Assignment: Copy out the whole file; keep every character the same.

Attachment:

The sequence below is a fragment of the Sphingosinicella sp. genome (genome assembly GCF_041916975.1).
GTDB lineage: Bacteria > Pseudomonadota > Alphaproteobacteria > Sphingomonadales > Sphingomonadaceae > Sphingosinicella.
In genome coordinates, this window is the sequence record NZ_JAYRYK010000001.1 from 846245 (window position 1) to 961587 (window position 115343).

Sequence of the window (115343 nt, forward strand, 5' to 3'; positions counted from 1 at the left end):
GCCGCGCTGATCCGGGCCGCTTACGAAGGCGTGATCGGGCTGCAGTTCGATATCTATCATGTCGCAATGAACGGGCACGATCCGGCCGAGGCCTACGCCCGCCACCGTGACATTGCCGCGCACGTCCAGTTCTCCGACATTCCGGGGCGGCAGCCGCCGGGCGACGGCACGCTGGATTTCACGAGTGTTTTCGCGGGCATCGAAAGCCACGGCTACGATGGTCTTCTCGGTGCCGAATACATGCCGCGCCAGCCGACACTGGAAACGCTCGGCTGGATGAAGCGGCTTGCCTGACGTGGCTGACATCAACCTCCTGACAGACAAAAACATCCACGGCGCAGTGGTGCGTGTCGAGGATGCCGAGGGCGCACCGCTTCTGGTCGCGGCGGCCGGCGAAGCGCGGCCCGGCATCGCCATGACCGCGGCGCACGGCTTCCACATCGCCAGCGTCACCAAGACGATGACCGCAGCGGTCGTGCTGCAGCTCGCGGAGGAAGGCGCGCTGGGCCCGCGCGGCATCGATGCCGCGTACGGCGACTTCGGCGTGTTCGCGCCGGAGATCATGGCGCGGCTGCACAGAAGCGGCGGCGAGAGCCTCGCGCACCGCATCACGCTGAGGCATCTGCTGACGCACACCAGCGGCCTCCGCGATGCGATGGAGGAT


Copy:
The sequence below is a fragment of the Sphingosinicella sp. genome (genome assembly GCF_041916975.1).
GTDB lineage: Bacteria > Pseudomonadota > Alphaproteobacteria > Sphingomonadales > Sphingomonadaceae > Sphingosinicella.
In genome coordinates, this window is the sequence record NZ_JAYRYK010000001.1 from 846245 (window position 1) to 961587 (window position 115343).

Sequence of the window (115343 nt, forward strand, 5' to 3'; positions counted from 1 at the left end):
GCCGCGCTGATCCGGGCCGCTTACGAAGGCGTGATCGGGCTGCAGTTCGATATCTATCATGTCGCAATGAACGGGCACGATCCGGCCGAGGCCTACGCCCGCCACCGTGACATTGCCGCGCACGTCCAGTTCTCCGACATTCCGGGGCGGCAGCCGCCGGGCGACGGCACGCTGGATTTCACGAGTGTTTTCGCGGGCATCGAAAGCCACGGCTACGATGGTCTTCTCGGTGCCGAATACATGCCGCGCCAGCCGACACTGGAAACGCTCGGCTGGATGAAGCGGCTTGCCTGACGTGGCTGACATCAACCTCCTGACAGACAAAAACATCCACGGCGCAGTGGTGCGTGTCGAGGATGCCGAGGGCGCACCGCTTCTGGTCGCGGCGGCCGGCGAAGCGCGGCCCGGCATCGCCATGACCGCGGCGCACGGCTTCCACATCGCCAGCGTCACCAAGACGATGACCGCAGCGGTCGTGCTGCAGCTCGCGGAGGAAGGCGCGCTGGGCCCGCGCGGCATCGATGCCGCGTACGGCGACTTCGGCGTGTTCGCGCCGGAGATCATGGCGCGGCTGCACAGAAGCGGCGGCGAGAGCCTCGCGCACCGCATCACGCTGAGGCATCTGCTGACGCACACCAGCGGCCTCCGCGATGCGATGGAGGAT